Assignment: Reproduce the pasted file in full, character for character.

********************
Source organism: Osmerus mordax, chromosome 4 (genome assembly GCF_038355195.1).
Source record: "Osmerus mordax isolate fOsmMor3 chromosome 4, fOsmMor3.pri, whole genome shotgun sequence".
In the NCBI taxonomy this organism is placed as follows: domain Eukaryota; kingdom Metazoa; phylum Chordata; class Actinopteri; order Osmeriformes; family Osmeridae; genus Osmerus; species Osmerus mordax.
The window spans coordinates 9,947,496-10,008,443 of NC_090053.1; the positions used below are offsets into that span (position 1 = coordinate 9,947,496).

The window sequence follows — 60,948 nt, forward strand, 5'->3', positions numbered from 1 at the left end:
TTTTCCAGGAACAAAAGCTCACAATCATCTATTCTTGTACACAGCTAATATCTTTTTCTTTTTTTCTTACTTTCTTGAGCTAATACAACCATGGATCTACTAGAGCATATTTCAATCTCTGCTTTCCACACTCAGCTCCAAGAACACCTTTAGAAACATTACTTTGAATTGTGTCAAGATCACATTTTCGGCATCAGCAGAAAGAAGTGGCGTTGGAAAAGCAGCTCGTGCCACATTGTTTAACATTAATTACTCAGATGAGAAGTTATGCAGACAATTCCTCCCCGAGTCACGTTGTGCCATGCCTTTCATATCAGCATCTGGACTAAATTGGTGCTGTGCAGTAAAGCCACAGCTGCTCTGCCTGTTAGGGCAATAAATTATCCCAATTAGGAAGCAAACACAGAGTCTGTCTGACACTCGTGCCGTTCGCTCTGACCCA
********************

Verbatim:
Source organism: Osmerus mordax, chromosome 4 (genome assembly GCF_038355195.1).
Source record: "Osmerus mordax isolate fOsmMor3 chromosome 4, fOsmMor3.pri, whole genome shotgun sequence".
In the NCBI taxonomy this organism is placed as follows: domain Eukaryota; kingdom Metazoa; phylum Chordata; class Actinopteri; order Osmeriformes; family Osmeridae; genus Osmerus; species Osmerus mordax.
The window spans coordinates 9,947,496-10,008,443 of NC_090053.1; the positions used below are offsets into that span (position 1 = coordinate 9,947,496).

The window sequence follows — 60,948 nt, forward strand, 5'->3', positions numbered from 1 at the left end:
TTTTCCAGGAACAAAAGCTCACAATCATCTATTCTTGTACACAGCTAATATCTTTTTCTTTTTTTCTTACTTTCTTGAGCTAATACAACCATGGATCTACTAGAGCATATTTCAATCTCTGCTTTCCACACTCAGCTCCAAGAACACCTTTAGAAACATTACTTTGAATTGTGTCAAGATCACATTTTCGGCATCAGCAGAAAGAAGTGGCGTTGGAAAAGCAGCTCGTGCCACATTGTTTAACATTAATTACTCAGATGAGAAGTTATGCAGACAATTCCTCCCCGAGTCACGTTGTGCCATGCCTTTCATATCAGCATCTGGACTAAATTGGTGCTGTGCAGTAAAGCCACAGCTGCTCTGCCTGTTAGGGCAATAAATTATCCCAATTAGGAAGCAAACACAGAGTCTGTCTGACACTCGTGCCGTTCGCTCTGACCCA